MARTINSBURG, W.Va. The ability of the Bureau of Alcohol, Tobacco, Firearms and Explosives to thwart gun violence is hamstrung by legislative restrictions and by loopholes in federal gun laws, many law enforcement officials and advocates of tighter gun regulations say.
Under current laws, the bureau is prohibited from creating a federal registry of gun transactions. So while detectives on television tap a serial number into a computer and instantly identify the buyer of a firearm, the reality could not be more different.
When law enforcement officers recover a gun and serial number, workers at the bureau's National Tracing Center here begin making their way through a series of phone calls, asking first the manufacturer, then the wholesaler and finally the dealer to search their files to identify the buyer of the firearm.
About a third of the time, the process involves digging through records sent in by companies that have closed, in many cases searching by hand through cardboard boxes filled with computer printouts, hand-scrawled index cards or even water-stained sheets of paper.
In an age when most data is available with a few keystrokes, the ATF is forced to follow this manual routine because the idea of establishing a central database of gun transactions has been rejected by lawmakers in Congress who have sided with the National Rifle Association. In other countries, gun rights groups argue, governments have used gun registries to confiscate the firearms of law-abiding citizens.
Advocates for increased gun regulation, however, contend that in a country plagued by gun violence, a central registry could help keep firearms out of the hands of criminals and allow law enforcement officials to act more effectively to prevent gun crime.
As has been the case for decades, the ATF, the federal agency charged with enforcing gun laws and regulating the gun industry, is caught in the middle.
Law enforcement officials say that, in theory, the ATF could take a lead role in setting a national agenda for reducing gun crime. But it is hampered, they say, by politically driven laws.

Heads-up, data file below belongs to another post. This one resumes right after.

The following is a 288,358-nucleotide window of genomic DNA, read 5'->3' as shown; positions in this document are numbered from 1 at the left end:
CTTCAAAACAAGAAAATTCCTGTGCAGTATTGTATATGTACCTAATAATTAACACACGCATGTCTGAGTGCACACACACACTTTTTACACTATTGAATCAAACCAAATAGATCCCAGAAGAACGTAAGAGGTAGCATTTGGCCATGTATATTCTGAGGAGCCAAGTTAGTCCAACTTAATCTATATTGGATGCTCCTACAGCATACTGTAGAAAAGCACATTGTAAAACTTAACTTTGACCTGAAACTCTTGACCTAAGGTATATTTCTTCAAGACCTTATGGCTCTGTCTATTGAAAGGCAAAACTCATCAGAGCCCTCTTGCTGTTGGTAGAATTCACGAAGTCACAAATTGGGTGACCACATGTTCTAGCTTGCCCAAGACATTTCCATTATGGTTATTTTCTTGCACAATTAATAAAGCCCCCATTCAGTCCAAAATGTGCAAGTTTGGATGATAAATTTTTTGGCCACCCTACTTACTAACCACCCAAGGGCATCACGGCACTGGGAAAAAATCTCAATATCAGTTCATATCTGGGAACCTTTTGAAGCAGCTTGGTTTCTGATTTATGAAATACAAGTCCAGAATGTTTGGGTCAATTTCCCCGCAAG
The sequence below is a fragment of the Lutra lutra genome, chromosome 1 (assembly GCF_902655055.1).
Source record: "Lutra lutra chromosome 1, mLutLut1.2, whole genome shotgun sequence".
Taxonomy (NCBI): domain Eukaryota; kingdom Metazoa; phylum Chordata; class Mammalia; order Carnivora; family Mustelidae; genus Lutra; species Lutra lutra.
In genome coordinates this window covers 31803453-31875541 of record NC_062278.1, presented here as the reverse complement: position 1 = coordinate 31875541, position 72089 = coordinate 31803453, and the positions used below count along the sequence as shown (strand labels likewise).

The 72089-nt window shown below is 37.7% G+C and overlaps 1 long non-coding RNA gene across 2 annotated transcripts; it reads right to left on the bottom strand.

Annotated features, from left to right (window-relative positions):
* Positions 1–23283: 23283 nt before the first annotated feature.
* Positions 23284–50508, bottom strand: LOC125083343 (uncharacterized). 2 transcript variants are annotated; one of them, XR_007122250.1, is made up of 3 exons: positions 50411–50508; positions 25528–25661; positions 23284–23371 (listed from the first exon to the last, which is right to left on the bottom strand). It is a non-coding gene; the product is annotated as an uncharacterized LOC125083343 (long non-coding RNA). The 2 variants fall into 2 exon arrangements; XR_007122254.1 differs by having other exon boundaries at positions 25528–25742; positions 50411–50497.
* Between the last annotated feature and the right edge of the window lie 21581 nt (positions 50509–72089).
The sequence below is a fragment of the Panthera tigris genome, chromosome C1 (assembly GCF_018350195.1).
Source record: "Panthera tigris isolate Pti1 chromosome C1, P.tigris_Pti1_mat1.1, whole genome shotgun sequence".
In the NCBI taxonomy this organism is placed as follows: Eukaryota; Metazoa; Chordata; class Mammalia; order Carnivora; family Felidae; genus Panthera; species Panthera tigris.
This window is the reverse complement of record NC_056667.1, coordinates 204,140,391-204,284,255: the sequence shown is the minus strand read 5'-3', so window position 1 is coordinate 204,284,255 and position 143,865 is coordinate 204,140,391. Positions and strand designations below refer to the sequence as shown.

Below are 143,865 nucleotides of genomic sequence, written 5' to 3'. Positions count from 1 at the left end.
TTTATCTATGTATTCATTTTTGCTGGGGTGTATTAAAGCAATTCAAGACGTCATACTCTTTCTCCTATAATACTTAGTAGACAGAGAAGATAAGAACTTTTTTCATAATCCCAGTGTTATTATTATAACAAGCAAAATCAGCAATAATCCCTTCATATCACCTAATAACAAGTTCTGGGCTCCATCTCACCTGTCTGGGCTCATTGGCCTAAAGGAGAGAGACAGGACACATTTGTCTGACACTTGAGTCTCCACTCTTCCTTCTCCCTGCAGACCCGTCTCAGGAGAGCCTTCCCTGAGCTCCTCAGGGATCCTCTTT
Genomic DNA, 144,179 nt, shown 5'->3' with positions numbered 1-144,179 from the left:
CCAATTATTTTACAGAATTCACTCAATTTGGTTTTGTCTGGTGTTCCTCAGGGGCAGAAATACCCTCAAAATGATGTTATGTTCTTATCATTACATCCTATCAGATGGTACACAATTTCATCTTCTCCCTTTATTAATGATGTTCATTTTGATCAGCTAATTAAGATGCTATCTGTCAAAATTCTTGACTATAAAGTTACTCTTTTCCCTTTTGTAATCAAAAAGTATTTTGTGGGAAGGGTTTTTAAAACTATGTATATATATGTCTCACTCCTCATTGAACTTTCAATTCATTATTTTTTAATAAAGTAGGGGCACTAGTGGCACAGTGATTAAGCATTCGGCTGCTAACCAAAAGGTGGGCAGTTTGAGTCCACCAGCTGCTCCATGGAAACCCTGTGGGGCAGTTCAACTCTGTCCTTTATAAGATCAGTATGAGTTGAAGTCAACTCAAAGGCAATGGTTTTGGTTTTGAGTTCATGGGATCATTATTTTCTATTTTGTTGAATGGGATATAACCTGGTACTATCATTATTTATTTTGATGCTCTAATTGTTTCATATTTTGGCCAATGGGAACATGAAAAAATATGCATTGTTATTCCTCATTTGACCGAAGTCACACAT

"I think that they've really been muzzled over the last several years from doing their job effectively," said Frederick H. Bealefeld III, an ex-Baltimore police commissioner.
The bureau has been without a permanent director for six years. Filling the position has become harder since Congress, prodded by the NRA, decided that the position should require Senate confirmation.
That leadership vacuum, Bealefeld and others said, has inevitably depleted morale and kept the agency from developing a coherent agenda.
The bureau's tracing center performed 344,447 gun traces in fiscal 2012, but its staffing is no higher than it was in 2004, according to its chief, Charles Houser. Still, he added, the center manages to complete urgent traces in about an hour, and routine traces are done within several days.
The distrust between the ATF and gun rights groups is longstanding.
Alan Gottlieb, the founder of the Second Amendment Foundation, cited a 1971 case in which ATF agents raided the apartment of Ken Ballew in Silver Spring, Md., in the belief that he was stockpiling unregistered grenades. Agents found a cache of weapons, according to a lawsuit filed in the case, and Ballew was shot in the head after pointing a revolver in the agents' direction.
The 1992 siege of Ruby Ridge in Idaho and the 1993 raid on the Branch Davidian complex near Waco, Texas, are also sore points, Gottlieb said. He said the "low point" came in the bungled gun-trafficking investigation known as Operation Fast and Furious, in which ATF agents, in an effort to trace guns to a network based in Arizona, did not quickly intervene as the weapons were smuggled over the border to Mexico.
The bureau's acting director, B. Todd Jones, said he has increased oversight and has carried out changes recommended by the inspector general in a report in September.
Yet law enforcement officials and criminal justice experts who would like the ATF to have greater latitude say its effectiveness in cutting gun violence is still hampered by laws limiting the information it can obtain and constraining its day-to-day functioning.
The Firearm Owners Protection Act of 1986, for example, bars ATF agents from making more than one unannounced inspection per year of licensed gun dealers. It also reduced the falsification of records by dealers to a misdemeanor and put in place vague language defining what it meant to "engage in business" without a dealer's license.
Both provisions, said William J. Vizzard, an emeritus professor of criminal justice at California State University, Sacramento, and an ex-ATF special agent, made it harder for the bureau to go after gun sellers who broke the law.
The Tiahrt amendments named for Todd Tiahrt, a former Kansas congressman, and first attached as riders to appropriations bills in 2003 and 2004 limited the ATF's ability to share tracing information on firearms linked to crimes with local and state law enforcement agencies and with the public.
Those restrictions have been loosened in subsequent versions of the amendments. But under the most recent Tiahrt amendment, adopted in 2010, the ATF still cannot release anything but aggregate data to the public. The amendment still bars the ATF from using tracing data in some legal proceedings to suspend or revoke a dealer's license, and it requires that records of background checks of gun buyers be destroyed within 24 hours of approval.
Advocates of tighter regulation say this makes it harder to identify dealers who falsify records or buyers who make "straw" purchases of firearms for others.